Before the widespread availability of recordings and record players, music publishers relied on visual representations to inform and entice consumers to buy sheet music of popular songs. The illustrator had to convey both the subject matter and the mood of a song, essentially capturing the sound of music in a single painting or drawing.
From October 12 to January 4, the Southern Folklife Collection will be hosting the exhibit Seeing Sound: Sheet Music Illustration From 1890 To 1940, featuring sheet music illustrations from the Eugene Earle Collection. The exhibit will be held on the 4th floor of the Wilson Library and is free and open to the public (9:00 AM – 5:00 PM Mon.-Fri., 9:00 AM – 1:00 PM on Sat.).
It seems that the recording industry’s habit of exaggerating the sound quality of their wares is as old as the recording industry itself. The claims made in this lovely ca. 1928 Edison Records catalog, found in the Eugene Earle Collection, make one wonder how further advances in audio technology could possibly have been made:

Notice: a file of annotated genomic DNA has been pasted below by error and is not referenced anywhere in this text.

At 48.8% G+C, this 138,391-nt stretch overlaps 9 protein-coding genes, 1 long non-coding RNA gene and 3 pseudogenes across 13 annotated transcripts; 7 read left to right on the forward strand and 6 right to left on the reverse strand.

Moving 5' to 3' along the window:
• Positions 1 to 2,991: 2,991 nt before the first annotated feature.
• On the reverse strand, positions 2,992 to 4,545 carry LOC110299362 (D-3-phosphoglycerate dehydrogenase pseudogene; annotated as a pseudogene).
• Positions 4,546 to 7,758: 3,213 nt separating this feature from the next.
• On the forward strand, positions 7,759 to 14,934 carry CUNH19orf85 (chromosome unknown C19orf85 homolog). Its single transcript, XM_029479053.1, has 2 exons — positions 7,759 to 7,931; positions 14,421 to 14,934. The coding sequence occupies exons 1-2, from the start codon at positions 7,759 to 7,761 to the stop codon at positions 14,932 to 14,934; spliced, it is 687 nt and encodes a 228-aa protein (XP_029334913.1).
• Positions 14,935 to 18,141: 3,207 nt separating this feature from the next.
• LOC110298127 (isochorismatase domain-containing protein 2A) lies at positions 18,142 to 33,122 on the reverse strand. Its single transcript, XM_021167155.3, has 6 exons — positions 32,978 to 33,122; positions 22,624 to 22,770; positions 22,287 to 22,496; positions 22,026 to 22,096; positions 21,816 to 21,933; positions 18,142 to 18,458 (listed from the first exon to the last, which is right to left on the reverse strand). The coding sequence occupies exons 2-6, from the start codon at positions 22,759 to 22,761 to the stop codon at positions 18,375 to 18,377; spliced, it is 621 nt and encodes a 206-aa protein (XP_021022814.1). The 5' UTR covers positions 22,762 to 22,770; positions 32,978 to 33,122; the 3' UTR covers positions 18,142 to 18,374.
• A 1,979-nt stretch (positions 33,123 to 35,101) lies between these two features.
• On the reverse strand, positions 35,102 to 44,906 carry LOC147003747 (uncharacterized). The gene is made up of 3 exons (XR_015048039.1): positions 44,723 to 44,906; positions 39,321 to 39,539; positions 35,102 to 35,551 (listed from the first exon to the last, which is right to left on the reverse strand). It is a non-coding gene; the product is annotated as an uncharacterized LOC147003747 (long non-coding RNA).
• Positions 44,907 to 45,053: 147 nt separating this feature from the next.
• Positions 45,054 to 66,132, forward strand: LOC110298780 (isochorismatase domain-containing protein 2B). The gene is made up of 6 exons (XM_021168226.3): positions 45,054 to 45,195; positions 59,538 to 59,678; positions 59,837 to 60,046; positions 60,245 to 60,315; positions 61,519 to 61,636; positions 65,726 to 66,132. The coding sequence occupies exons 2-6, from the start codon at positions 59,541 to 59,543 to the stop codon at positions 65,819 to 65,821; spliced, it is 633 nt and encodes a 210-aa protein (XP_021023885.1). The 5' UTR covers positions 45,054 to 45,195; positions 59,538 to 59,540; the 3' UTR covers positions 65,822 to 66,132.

To the person who requires music in the most perfect obtainable form, Edison Records have a unique appeal… A special process of recording, developed by Thomas A. Edison, father of the phonograph, is so successful in catching every shade and inflection of the voice or instrument that it preserves ALL the characteristics of the original performance; then, when the record is played, it Re-Creates the music note-for-note and word-for-word with such uncanny fidelity to the original as to baffle skilled musicians and critics; they are unable to distinguish the Artist’s own performance from the Edison Re-Creation of it… Distinguished artists have sung or played in direct comparison to their Edison recordings, and have shown by actual test that “there is no difference”.